a call processing unit coupled to the gateway to transmit the call to the network, the call including a session message having a service message, the service message being created for a supplementary service using a signaling protocol, the service message being encapsulated in the session message according to the session initiation protocol using a mail format, the mail format having a content type corresponding to the signaling protocol.
42. The system of claim 41 wherein the content type is defined to correspond to the signaling protocol.
43. The system of claim 41 wherein the network is based on an Internet Protocol.
44. The system of claim 41 wherein the signaling protocol is a standard signaling protocol.
45. The system of claim 44 wherein the standard signaling is QSIG.
46. The system of claim 41 wherein the signaling protocol is a private integrated services network exchange (PINX) signaling protocol.
47. The system of claim 41 wherein the supplementary service is a voice over the network.
48. The system of claim 41 wherein the mail format is a multipurpose internet mail extensions (MIME) format.
49. The system of claim 41 wherein the session message is one of a call initiation, a response confirmation, a call termination, a cancellation, a support, and a service registration.
50. The system of claim 41 further comprises:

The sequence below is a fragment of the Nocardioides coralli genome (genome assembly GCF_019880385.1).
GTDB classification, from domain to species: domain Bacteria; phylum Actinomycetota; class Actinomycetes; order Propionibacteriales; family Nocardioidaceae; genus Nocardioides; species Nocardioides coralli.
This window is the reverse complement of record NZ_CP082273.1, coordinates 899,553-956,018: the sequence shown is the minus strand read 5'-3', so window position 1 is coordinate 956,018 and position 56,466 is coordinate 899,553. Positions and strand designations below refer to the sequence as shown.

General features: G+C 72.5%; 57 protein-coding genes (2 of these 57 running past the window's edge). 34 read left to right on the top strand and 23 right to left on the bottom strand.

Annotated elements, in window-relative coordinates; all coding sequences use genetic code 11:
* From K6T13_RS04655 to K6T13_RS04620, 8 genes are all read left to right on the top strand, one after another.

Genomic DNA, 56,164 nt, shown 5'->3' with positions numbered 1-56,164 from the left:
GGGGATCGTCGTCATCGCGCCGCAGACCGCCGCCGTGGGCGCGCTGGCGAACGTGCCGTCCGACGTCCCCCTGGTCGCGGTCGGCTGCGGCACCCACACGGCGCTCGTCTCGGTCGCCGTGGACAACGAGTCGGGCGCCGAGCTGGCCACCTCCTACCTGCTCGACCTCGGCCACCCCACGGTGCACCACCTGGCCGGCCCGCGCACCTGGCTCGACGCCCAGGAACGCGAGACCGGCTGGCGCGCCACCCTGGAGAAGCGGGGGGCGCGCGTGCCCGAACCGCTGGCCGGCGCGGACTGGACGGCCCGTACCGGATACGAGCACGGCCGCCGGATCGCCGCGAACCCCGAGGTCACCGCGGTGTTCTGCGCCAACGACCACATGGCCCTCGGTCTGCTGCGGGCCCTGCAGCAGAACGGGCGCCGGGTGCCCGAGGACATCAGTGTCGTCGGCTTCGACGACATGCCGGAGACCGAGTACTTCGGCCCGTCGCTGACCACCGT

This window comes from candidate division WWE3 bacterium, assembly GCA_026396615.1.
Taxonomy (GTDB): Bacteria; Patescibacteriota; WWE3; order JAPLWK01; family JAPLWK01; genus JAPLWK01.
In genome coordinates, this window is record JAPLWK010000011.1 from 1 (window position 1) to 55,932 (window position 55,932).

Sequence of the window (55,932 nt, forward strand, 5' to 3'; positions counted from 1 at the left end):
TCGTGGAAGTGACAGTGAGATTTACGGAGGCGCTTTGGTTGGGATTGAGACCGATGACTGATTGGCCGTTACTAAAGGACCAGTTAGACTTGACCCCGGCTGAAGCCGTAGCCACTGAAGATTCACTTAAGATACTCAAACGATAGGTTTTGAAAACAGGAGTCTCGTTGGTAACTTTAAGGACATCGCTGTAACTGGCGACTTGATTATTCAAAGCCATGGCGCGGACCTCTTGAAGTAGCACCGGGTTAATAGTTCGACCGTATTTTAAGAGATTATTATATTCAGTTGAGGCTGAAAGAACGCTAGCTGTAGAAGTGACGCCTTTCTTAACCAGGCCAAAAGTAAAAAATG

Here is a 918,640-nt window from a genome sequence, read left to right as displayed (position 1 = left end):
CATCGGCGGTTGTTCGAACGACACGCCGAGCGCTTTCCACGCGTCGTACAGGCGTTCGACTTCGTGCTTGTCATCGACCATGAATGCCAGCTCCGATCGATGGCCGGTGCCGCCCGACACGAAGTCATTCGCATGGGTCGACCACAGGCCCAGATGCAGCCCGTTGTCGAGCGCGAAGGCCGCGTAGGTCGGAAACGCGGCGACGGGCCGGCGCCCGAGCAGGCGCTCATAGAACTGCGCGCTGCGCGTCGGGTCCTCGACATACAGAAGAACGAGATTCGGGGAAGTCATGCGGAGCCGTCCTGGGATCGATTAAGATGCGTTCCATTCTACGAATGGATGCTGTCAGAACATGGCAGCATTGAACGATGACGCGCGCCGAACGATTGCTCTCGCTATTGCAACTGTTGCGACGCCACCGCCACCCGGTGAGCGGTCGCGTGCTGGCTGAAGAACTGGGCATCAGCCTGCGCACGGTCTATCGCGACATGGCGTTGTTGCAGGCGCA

a private branch exchange (PBX) coupled to the gateway to transmit the session message.
51. A system comprising:
a gateway configured to handle a call using a session initiation protocol over a network; and
a call processing unit coupled to the gateway to receive a session message having a service message over a network, the service message being created for a supplementary service using a signaling protocol, the service message being encapsulated in the session message according to a session initiation protocol using a mail format, the mail format having a content type corresponding to the signaling protocol, the call processing unit comprising:
a parser to parse the session message to retrieve the service message, and
a service processor to process the retrieved service message to control the supplementary service.
52. The system of claim 51 wherein the parser identifies the content type to correspond to the signaling protocol.
53. The system of claim 51 wherein the network is based on an Internet Protocol.
54. The system of claim 51 wherein the signaling protocol is a standard signaling protocol.
55. The system of claim 54 wherein the standard signaling is QSIG.
56. The system of claim 51 wherein the signaling protocol is a private integrated services network exchange (PINX) signaling protocol.
57. The system of claim 51 wherein the supplementary service is a voice over the network.
58. The system of claim 51 wherein the mail format is a multipurpose internet mail extensions (MIME) format.
59. The system of claim 51 wherein the session message is one of a call initiation, a response confirmation, a call termination, a cancellation, a support, and a service registration.